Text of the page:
Easy Indian Cooking
Written for the newbie to Indian cooking as well as those comfortable in the kitchen, this is a treasure for young people who grew up savoring mom's home cooking and who, though familiar with authentic flavors, have no means of duplicating them in their kitchens. Detailed instructions along with precise measurements make this a must have cookbook for easy authentic family style recipes. You'll find more than 130 recipes that are easy for beginners to make while also appealing to experienced home cooks.
- More than 130 outstanding and appealing recipes
- Includes classic recipes from north and south India adapted for North American kitchens
- Featuring 75 vegetarian dishes
- Ingredient glossary and source information
- 16 pages of color photographs
Complete Book of Indian Cooking – 350 recipes from the regions of IndiaExperience the wonders of Indian cooking and culture
Regional foods tend to be distinctive, influenced by local ingredients, and Indian cuisine is certainly no exception. India's sheer size and geography, coupled with the impact of history and religion, have spurred the development of a unique cuisine.
In the COMPLETE BOOK OF INDIAN COOKING, you'll discover user-friendly recipes that work well, taste incredible and introduce you to Indian culture. Each recipe contains background information so that you may become more knowledgeable about Indian food.
Hundreds of exotic yet easy recipes, categorized by region, await you:
- Fenugreek and Spinach Fritters (Methi Palak Pakoras) and Curried Spinach and Cheese (Saag Panir) from the north
- Steamed Corn Bread (Corn Dhoklas) from the west
- Bengali Shrimp and Long Squash (Lau Chingri) and Assamese Roast Chicken (Poora Kukura) from the east
- Kerala Lamb Biriyani from the south
In addition to all the regional foods, the book features chaat —
the wildly popular street food of India.
Regional foods around the world tend to be distinctive and influenced by local ingredients. In India, the size and geography of the country, coupled with the impact of history and religion, have accentuated this distinctiveness. The vast and ancient land of India is almost a continent in itself. With more than one billion inhabitants of multiple ethnic backgrounds, it is no surprise that the diversity of its cuisine is equally staggering.
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The purpose of the Complete Book of Indian Cooking is to illustrate the differences and similarities between Indian regional foods. Although spices are the common denominator, the way they are used is vastly different in each area. That, combined with local ingredients and religious beliefs, means a distinctive cuisine exists in every part of the country. And there are other differences. In general, the north has a grain-based diet of wheat, millet and sorghum, but rice is not the main event as it is in the south, which is almost 100 percent rice-based. In North India, pan-frying is a common cooking method, while in the south, steaming is a much-used method. Generally, gravies (curry sauces) in North India are thicker, with a base of onions, tomatoes, puréed nuts, puréed lentils and, occasionally, cream. Southern cooks use coconut milk and tamarind in their dishes. The gravies are light and broth-like, which is one of the reasons why the cuisine of the south has not become as popular in North America. The soupy dals are too thin and watery for the non-Indian palate and would qualify as soups rather than main courses. The other issue is rice served in multiple courses, which, again, is too repetitive for non-Indians. The exception is dosa(crêpes), made of a light rice-and-lentil batter, which are extremely flavorful when eaten with just a smattering of lightly spiced potatoes and coconut chutney. The food of the eastern regions, too, is rice-based. The diet is also rich in fish and seafood, except in the far northeastern states, where pork is the main protein and seasonings tend to be very simple, devoid of oil and spices. The western states share many commonalities with the north, but each has a distinctive cuisine. Rice, a variety of grains, goat, poultry and seafood along the coast — usually cooked with a plethora of spices and using a variety of different cooking techniques — are common to all these states.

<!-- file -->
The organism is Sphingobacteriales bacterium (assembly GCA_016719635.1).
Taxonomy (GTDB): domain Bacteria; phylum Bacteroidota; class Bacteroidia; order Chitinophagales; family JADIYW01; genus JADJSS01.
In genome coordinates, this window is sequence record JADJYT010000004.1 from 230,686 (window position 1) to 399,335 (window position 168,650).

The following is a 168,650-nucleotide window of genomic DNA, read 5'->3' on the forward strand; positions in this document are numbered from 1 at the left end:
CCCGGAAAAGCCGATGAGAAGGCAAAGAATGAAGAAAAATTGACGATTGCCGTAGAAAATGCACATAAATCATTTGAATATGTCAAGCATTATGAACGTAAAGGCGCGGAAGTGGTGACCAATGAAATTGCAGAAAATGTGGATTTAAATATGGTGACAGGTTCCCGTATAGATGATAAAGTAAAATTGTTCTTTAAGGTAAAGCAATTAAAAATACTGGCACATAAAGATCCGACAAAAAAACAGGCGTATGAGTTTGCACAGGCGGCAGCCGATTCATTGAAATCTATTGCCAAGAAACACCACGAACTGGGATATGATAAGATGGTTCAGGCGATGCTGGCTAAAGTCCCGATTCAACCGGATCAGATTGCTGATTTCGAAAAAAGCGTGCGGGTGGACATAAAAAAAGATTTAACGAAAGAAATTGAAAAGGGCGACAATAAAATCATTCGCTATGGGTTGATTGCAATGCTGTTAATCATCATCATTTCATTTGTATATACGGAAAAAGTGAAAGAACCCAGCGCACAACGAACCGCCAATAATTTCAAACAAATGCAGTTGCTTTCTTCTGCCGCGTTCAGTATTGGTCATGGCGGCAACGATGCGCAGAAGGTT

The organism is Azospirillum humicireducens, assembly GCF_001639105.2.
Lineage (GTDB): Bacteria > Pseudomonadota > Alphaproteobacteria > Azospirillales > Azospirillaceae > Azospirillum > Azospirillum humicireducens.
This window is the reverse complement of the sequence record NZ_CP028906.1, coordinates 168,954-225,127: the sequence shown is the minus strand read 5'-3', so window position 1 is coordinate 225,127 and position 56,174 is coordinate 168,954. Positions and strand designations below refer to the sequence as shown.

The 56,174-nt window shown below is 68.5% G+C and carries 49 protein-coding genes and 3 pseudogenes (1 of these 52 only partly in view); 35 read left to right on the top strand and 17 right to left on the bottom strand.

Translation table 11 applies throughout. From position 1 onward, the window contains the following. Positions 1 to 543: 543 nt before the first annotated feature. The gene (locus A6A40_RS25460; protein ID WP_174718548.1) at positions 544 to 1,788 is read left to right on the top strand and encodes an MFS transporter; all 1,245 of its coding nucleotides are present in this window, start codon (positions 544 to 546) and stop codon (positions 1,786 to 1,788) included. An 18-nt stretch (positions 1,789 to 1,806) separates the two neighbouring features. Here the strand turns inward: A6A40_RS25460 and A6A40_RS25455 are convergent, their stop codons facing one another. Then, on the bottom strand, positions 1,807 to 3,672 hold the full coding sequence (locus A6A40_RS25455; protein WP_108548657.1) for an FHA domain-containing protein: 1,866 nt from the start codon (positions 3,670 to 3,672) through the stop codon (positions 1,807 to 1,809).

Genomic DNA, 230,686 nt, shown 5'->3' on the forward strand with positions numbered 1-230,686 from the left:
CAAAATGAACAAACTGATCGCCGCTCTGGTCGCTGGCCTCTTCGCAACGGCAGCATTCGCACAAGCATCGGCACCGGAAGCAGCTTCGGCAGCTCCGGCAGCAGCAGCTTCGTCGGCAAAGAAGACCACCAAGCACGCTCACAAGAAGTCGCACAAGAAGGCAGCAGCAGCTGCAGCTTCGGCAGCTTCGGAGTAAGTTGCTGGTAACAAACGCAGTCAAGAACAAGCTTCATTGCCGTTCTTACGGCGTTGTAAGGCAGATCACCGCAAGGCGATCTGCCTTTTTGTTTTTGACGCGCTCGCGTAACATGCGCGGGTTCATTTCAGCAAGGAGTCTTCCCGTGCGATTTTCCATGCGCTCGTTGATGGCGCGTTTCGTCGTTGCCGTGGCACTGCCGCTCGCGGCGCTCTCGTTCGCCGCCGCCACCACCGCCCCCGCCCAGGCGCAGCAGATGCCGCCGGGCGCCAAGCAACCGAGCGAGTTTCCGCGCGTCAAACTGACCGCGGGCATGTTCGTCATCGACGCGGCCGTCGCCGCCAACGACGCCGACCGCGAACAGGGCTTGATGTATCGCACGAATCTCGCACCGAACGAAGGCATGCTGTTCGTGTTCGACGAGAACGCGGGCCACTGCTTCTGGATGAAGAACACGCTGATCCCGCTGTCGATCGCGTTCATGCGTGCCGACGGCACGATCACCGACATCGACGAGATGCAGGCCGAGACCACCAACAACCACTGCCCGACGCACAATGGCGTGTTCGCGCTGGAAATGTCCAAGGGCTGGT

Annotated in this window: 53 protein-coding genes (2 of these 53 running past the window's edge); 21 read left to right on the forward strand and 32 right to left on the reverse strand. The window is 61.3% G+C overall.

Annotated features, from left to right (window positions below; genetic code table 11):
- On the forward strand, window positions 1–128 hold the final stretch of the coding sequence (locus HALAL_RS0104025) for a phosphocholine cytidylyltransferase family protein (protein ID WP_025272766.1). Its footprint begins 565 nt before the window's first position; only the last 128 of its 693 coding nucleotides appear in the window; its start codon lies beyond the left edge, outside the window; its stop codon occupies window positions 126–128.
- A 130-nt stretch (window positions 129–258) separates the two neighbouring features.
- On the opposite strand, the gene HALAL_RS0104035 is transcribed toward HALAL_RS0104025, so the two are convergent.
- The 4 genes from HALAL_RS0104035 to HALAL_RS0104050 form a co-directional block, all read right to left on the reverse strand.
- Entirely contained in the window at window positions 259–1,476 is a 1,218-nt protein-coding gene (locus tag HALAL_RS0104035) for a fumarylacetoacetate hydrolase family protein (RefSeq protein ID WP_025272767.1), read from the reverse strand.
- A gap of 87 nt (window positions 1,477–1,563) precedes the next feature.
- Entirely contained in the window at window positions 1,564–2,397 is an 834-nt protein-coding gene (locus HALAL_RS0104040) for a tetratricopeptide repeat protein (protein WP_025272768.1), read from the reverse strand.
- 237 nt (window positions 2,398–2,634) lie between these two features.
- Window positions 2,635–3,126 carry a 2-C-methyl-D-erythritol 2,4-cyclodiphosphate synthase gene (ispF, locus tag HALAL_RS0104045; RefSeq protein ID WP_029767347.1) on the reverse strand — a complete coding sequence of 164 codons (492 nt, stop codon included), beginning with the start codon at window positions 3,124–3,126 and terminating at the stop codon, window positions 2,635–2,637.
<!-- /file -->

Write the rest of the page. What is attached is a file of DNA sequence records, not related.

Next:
My interest in food, which began when I was a young homemaker trying to be a good housewife and mother many decades ago, has developed into a passion, as has my interest in the background and evolution of Indian cuisine. As I delved into the foods of India, partly out of curiosity but mostly to research the antecedents of particular recipes, I became aware of the many differences in the way spices and other ingredients are used in different regions. This, coupled with the fact that there are regional vegetables, fruits, herbs and oils (to mention just a few points of difference), led me to believe the time was right to introduce more people to the richness and diversity of the regional foods of India.
My hope is that this book will help to explain some of the mysteries surrounding the cuisine of this ancient land and encourage you to embark on a culinary adventure that is as astonishing as it is satisfying
- Suneeta Vaswani
Both books are available on Flipkart.com and Amazon.com
CLAMS IN DYNAMITE MASALA
2 – 2 ½ pounds clams
1½ cups frozen grated coconut, thawed
4 inch-piece cinnamon
1½ teaspoons peppercorns
10 cardamom pods, cracked open
4 blades mace (optional)
1 teaspoon poppy seeds
I wanted to write and say how much I enjoyed your curry workshop last night at In Good Taste in Portland. It was FANTASTIC!! I have a much richer understanding of Indian spices, regional differences and cooking techniquies. I am very excited to try more dishes at home. The historical information added a real richness to the class.I would love a class on a traditional Indian meal start to finish.
Thank you very much.
Lisa Thum (former Houston resident)